But what if it would bring you an extra $12 million revenue?  Then do you run it?  Sure:  you'd make an extra $2 million that way.  And if you ask the same question six months later and reach the same conclusion, then you run another marketing campaign for your game.  And then another.  And another.  Over the course of a game's lifetime, the latter game might well bring in many times the revenue of the former.

    And yes, the latter game was "better" (in a commercial sense) than the former.  But several times better?  A given marketing campaign would only bring in 50% more revenue.  And one could make that 50% figure an awful lot smaller and still reach the same conclusion.

    Someday there's going to be another game where, as happened in WoW, the company concludes that a big marketing campaign would be profitable.  And then another.  And another.  And another.  And keep on doing this for a number of years.  And they're going to bring in revenue and player base numbers that invite comparisons to WoW.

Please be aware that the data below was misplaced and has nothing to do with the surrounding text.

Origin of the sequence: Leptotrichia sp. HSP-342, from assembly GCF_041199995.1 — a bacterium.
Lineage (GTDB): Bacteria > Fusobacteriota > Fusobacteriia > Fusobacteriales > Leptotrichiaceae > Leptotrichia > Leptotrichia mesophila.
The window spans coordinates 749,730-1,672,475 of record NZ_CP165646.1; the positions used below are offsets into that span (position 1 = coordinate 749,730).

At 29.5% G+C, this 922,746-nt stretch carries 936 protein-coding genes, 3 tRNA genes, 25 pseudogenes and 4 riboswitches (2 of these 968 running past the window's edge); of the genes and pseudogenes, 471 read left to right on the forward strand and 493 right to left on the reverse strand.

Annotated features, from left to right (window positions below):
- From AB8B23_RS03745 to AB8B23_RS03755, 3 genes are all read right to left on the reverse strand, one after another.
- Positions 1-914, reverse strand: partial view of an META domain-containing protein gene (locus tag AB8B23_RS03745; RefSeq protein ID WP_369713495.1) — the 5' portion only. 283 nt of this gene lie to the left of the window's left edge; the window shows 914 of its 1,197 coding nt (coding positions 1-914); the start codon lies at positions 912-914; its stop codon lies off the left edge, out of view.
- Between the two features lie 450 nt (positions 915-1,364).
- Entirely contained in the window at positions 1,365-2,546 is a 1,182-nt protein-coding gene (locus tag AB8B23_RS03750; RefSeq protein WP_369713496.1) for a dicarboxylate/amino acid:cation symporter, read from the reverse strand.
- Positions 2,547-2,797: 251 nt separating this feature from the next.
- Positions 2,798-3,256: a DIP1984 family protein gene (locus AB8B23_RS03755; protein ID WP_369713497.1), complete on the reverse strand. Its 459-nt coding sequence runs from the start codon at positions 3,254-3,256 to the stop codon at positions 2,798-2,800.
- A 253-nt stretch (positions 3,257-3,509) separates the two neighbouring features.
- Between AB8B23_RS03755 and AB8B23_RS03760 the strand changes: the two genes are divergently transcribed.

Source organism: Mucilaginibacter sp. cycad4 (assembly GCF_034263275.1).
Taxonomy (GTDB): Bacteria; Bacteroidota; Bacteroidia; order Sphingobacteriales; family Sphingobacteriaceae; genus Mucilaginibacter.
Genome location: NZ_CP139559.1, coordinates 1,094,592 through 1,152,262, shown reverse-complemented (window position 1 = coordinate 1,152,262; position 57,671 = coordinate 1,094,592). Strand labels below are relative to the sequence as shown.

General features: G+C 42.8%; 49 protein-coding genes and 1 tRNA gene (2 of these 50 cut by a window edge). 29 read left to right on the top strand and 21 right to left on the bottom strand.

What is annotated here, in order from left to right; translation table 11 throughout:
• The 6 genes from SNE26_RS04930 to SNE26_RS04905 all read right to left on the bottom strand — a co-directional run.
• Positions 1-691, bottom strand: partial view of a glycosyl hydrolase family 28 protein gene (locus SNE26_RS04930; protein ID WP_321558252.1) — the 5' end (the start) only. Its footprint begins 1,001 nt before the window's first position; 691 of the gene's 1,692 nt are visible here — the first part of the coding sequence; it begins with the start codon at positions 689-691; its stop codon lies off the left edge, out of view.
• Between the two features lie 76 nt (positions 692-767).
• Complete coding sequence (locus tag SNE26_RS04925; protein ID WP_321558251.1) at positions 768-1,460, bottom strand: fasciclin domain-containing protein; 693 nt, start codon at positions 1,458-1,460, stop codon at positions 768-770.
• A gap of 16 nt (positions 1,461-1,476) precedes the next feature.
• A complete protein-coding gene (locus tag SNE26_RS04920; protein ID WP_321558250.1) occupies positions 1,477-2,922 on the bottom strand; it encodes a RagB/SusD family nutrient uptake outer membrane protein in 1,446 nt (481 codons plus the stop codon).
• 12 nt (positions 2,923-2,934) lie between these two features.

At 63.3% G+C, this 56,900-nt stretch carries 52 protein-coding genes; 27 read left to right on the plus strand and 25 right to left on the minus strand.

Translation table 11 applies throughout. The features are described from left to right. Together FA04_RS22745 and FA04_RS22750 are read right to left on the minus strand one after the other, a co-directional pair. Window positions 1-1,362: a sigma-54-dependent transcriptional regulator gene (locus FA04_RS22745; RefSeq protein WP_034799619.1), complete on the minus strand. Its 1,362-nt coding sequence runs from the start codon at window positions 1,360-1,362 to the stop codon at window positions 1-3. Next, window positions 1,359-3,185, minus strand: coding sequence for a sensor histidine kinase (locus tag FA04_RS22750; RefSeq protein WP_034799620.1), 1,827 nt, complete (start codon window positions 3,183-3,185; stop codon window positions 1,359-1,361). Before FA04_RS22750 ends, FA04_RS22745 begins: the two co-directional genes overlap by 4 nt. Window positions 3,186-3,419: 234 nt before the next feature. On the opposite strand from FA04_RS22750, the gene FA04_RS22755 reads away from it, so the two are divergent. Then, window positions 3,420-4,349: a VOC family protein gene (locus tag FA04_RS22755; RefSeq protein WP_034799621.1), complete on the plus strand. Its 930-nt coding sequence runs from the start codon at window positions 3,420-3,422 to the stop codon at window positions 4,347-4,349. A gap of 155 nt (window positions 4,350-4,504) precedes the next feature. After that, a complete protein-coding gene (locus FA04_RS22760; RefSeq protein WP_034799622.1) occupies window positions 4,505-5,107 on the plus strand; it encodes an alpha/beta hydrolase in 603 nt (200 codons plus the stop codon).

It might not even be something that we see coming.  Who would have predicted the runaway success of Minecraft?  Angry Birds?  FarmVille?  Sooner or later, MMORPGs are going to see another runaway hit like that.  And sooner or later, there's going to be one that bests WoW in its heyday.

     

    Marketing came after an interesting product that already had tons of momentum on its side.  It would be suicide for ANet to spend a fortune on ads to try to get more players.  Ultimately it may also not matter, if they have shitty player retention long term.